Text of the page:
The two passages are highly illustrative.
The Literary Lab analysis notes that in the first two decades of operation, the World Bank was concerned with the “creation of material infrastructure” and the ‘nouns’ used in the Annual Reports reflected this.
Their stylistic analysis (word frequency) show that infrastructure was at the forefront of the Bank’s focus with a “financial” reference limited to one noun “loans”.
They identified two “clusters” of nouns used frequently: the first, “encompasses the economic activities of the Bank”; the second, “much smaller (just a dozen words) … describes how the Bank actu- ally operates”.
So the most frequent nouns in the first cluster found in these early Annual Reports describe:
… a world of loan/s, development, power (in the sense of electric power), program, project/s, investment, equipment, production, construction, plant; further down the list are companies, facilities, industry, and machineries, followed by a string of concrete terms like port, road, steel, irrigation, kwh, river, highway, railway and then timber, pulp, coal, iron, steam, steel, locomotives, diesel, freight, dams, bridges, cement, chemical, acres, hectares, drainage, crop, cattle, livestock.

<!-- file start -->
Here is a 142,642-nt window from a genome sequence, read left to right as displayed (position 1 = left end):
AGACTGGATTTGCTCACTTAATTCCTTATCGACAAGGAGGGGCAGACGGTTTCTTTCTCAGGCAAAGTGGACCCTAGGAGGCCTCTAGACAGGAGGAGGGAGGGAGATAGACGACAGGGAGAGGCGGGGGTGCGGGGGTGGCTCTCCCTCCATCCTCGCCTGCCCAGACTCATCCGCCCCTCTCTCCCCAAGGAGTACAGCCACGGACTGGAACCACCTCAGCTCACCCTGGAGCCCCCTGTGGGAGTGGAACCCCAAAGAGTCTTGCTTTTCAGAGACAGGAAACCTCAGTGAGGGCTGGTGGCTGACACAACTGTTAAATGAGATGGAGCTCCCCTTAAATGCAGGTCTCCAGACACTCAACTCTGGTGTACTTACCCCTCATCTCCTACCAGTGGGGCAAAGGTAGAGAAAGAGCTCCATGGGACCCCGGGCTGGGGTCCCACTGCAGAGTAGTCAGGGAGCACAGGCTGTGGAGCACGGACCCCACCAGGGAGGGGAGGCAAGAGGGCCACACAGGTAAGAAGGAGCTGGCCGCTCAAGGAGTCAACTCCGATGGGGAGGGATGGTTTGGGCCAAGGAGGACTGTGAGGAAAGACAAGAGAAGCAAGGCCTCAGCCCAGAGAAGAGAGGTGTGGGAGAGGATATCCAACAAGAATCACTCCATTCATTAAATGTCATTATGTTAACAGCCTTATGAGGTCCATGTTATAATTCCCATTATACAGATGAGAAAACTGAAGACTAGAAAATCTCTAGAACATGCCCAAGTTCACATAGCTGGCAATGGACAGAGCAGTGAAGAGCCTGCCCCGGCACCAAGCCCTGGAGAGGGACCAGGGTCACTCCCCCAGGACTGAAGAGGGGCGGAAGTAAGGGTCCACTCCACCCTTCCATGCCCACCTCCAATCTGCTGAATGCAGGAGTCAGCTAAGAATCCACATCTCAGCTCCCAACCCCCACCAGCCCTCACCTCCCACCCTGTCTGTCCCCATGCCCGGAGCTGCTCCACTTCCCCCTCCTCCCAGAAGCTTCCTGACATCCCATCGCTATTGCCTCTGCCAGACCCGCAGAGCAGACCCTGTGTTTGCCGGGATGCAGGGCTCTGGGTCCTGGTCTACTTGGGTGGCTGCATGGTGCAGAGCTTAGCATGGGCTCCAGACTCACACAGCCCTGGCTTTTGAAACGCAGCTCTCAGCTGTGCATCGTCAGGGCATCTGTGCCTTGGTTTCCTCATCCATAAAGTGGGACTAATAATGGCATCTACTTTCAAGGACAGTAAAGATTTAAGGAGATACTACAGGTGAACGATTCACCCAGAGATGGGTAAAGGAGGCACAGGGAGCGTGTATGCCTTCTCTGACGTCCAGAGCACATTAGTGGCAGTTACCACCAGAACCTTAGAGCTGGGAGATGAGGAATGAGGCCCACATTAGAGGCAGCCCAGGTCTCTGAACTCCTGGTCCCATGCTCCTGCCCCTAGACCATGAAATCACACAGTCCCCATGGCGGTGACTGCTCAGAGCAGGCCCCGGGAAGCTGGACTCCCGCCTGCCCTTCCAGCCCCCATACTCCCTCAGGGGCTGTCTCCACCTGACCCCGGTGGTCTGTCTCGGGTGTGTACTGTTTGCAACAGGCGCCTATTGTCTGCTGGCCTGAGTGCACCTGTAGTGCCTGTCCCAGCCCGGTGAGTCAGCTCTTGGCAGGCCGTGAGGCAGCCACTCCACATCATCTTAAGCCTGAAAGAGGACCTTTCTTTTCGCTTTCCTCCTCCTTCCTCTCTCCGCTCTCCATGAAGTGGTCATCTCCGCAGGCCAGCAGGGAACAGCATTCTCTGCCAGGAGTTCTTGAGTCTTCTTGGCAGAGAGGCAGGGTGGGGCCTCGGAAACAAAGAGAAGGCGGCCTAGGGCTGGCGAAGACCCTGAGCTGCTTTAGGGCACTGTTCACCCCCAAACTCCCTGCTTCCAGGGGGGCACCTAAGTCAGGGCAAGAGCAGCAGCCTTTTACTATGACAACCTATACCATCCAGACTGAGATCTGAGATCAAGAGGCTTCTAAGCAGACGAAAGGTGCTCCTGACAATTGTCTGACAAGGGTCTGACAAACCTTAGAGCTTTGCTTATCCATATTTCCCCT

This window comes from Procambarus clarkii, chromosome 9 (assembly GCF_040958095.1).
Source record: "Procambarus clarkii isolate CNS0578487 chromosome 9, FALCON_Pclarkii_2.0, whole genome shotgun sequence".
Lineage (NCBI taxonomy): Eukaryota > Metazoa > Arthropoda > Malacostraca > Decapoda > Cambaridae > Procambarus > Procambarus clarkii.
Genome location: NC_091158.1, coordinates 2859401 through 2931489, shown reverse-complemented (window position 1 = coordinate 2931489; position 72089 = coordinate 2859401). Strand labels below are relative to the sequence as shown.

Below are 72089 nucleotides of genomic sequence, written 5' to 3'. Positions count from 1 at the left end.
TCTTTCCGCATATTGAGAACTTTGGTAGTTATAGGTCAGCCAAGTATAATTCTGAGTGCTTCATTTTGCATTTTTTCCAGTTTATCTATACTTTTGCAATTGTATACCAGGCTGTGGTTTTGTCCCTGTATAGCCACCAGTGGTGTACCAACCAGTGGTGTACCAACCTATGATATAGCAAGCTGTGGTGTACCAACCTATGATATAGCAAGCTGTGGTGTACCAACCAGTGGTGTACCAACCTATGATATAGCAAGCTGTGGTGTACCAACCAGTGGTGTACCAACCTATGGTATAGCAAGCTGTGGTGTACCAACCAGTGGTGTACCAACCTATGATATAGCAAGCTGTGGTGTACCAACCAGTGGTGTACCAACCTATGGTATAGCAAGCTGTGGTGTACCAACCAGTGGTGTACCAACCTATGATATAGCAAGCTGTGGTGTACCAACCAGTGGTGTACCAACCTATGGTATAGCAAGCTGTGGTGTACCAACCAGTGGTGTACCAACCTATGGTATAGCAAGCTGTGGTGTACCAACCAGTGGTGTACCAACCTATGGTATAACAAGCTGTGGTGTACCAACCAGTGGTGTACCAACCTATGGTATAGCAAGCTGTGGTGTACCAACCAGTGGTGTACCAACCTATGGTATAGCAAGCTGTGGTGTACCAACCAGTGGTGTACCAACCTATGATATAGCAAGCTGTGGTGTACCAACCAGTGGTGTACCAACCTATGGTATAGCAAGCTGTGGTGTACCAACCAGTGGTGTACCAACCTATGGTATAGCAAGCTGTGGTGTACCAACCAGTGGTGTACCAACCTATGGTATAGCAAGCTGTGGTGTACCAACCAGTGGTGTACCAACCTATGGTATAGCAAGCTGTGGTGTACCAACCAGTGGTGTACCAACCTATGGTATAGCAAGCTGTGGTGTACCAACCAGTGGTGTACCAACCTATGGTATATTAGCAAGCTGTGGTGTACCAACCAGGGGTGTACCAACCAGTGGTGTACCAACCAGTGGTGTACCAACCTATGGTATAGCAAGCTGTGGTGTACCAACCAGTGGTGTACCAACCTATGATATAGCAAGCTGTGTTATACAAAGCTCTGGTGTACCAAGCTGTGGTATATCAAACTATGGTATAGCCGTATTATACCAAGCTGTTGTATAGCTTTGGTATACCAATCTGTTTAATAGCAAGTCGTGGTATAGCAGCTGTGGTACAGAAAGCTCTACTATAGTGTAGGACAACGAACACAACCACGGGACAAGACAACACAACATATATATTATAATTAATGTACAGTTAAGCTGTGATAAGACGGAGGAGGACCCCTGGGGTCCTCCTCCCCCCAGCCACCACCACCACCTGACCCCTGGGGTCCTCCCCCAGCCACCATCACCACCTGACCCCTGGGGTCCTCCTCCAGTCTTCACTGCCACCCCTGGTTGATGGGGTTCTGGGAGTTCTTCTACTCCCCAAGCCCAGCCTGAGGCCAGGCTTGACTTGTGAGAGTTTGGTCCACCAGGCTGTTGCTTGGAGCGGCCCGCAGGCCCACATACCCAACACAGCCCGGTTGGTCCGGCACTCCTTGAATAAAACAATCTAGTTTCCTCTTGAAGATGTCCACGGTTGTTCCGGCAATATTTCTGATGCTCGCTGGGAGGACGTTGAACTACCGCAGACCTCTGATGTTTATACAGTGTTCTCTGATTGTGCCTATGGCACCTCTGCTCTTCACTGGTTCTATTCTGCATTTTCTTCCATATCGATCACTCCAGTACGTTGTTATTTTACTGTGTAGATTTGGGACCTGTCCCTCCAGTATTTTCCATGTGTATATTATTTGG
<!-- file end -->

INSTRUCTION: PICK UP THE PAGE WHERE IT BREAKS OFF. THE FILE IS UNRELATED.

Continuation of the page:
In the second cluster we find:
its experts analyze numbers … pay visits, realize surveys, and conduct missions to the field
Which are all “classical ingredients of a scientific approach to a complex situation”.
After collecting and analysing data, the Bank then:
… proceeds to advise countries, suggest solutions, assist local governments and allocate its loans. Rhetorically, investment programs are defined by the needs of the local economy, according to the basic idea that investment in infrastructure will lead to economic development and social well-being.